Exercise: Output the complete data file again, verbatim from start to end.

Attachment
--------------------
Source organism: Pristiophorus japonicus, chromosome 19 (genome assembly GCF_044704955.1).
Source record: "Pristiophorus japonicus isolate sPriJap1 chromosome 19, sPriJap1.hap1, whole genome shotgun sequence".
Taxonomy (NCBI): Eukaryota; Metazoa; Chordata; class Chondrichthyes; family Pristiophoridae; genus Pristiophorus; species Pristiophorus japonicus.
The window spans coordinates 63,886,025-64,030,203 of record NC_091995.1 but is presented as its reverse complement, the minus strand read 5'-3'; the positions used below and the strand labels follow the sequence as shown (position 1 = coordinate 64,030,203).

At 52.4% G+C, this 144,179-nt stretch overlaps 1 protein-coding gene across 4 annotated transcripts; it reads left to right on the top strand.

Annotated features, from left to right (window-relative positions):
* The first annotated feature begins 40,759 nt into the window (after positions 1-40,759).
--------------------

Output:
Source organism: Pristiophorus japonicus, chromosome 19 (genome assembly GCF_044704955.1).
Source record: "Pristiophorus japonicus isolate sPriJap1 chromosome 19, sPriJap1.hap1, whole genome shotgun sequence".
Taxonomy (NCBI): Eukaryota; Metazoa; Chordata; class Chondrichthyes; family Pristiophoridae; genus Pristiophorus; species Pristiophorus japonicus.
The window spans coordinates 63,886,025-64,030,203 of record NC_091995.1 but is presented as its reverse complement, the minus strand read 5'-3'; the positions used below and the strand labels follow the sequence as shown (position 1 = coordinate 64,030,203).

At 52.4% G+C, this 144,179-nt stretch overlaps 1 protein-coding gene across 4 annotated transcripts; it reads left to right on the top strand.

Annotated features, from left to right (window-relative positions):
* The first annotated feature begins 40,759 nt into the window (after positions 1-40,759).